So Pilate asked about truth. Is mine the same as yours?
Now that’s a good question. Truth, you see, means what makes sense to you—what you find as definitive for your life. For Pilate, it was law and power and authority. The rules that Pilate lived by were ruthlessness and coercion. Apart from the placid figure portrayed in John’s Gospel, historians depict him as a merciless overlord who oversaw the execution by crucifixion of over 1000 people. Pilate didn’t like people disagreeing with his concept of the truth. He imposed his truth on others.
We can think of other leaders who do this in the name of religion, in the name of economic principles, in the name of national sovereignty. The truth that makes sense to them is one that will conquer another. Some even have the audacity to edit scientific studies n order to make a better case for their truth. You know what I’m talking about.
At the Global Baptist Peace Conference, a Naga peacemaker from Northern India said (quoting Psalm 85) that peace needs truth, mercy and justice. In conflict, truth is often the first to go. People stretch the truth or downright lie about the occurrences of their lives. There cannot be peace if truth is compromised. It’s like a three-legged stool. If peace is the seat, the legs are justice, mercy and truth. If any one of them is compromised, then peace cannot exist. Isaiah 59:14 says,
“Justice is turned back and righteousness stands at a distance.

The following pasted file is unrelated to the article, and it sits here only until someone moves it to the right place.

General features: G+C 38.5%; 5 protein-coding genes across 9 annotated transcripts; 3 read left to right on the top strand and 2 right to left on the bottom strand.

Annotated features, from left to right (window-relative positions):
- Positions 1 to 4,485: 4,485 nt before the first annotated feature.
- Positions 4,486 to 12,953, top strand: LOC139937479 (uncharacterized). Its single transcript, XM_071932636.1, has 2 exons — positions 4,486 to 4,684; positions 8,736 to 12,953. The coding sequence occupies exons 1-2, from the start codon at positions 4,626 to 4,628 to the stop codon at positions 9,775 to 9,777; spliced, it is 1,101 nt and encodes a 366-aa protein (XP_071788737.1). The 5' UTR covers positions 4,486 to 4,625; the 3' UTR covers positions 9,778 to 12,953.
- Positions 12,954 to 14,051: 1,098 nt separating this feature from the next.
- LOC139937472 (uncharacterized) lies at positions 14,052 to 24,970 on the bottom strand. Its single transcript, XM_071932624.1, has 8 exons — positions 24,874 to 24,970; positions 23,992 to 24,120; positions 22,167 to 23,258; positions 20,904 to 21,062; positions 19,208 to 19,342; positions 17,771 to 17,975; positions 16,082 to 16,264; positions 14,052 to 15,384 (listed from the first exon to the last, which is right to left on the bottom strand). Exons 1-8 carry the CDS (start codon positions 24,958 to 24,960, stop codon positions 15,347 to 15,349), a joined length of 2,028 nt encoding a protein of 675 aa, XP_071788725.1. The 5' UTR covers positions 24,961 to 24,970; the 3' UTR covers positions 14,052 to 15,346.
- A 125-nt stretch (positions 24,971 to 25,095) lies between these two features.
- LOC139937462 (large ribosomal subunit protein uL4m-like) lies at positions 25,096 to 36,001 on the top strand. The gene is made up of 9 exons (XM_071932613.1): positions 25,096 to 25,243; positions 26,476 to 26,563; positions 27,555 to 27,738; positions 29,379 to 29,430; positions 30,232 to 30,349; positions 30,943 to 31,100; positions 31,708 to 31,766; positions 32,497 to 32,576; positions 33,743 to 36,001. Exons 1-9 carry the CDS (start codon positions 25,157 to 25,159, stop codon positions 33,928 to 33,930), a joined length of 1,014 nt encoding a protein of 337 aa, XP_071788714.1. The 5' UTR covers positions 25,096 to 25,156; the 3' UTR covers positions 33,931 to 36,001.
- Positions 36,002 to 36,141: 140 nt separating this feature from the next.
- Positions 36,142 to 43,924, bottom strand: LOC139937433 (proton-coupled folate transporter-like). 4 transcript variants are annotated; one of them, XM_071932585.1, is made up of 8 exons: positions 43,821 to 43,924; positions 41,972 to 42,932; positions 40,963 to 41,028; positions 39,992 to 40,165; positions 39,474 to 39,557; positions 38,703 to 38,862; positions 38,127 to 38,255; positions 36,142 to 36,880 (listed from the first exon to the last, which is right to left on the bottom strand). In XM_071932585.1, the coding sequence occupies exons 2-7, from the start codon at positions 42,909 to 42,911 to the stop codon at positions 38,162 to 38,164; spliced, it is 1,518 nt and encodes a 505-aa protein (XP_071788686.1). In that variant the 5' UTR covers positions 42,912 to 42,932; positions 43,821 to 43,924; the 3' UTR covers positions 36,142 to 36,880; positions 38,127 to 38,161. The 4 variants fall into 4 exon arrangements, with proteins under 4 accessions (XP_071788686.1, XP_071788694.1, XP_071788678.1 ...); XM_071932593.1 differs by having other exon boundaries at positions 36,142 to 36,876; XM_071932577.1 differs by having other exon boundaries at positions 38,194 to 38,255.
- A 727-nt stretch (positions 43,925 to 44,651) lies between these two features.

For truth stumbles in the public square and righteousness cannot enter.”
In South Africa when Apartheid finally ended, there was a reconciliation commission lead by leaders of the faith community and the different political and ethnic groups. It was called the truth and reconciliation commission. If there was not a long, bitter, and honest telling and hearing of the truth, there could not be reconciliation. Truth is very important. Pilate’s truth was well known as one of brutality and robbery of the Jewish land and heritage.
Pilate didn’t ask what is Jesus’ truth, but what is truth in general? Whether is was a truly ponderous question or a mocking question by a politician is open to our own imaginations.
Thomas Jefferson wrote that “We hold these truths to be self evident, that all men are created equal.” Of course this did not include women or non-white men. They weren’t quite so equal.
The scientists among us would say that one determines truth by data, testing and evidence. Once there have been enough verifiable clinical trials, then we can conclusively determine what is true, of course until new evidence emerges. But most of us don’t think like scientists all the time. Einstein said, “Ethical axioms are found and tested not very different from the axioms of science. Truth is what stands the test of experience.”
Do we accept the truths we hear on Fox News, on the Daily Show, on Rush, in a president’s speech? Or do we dig a bit deeper and meld the words we hear with the evidence of what we see among us?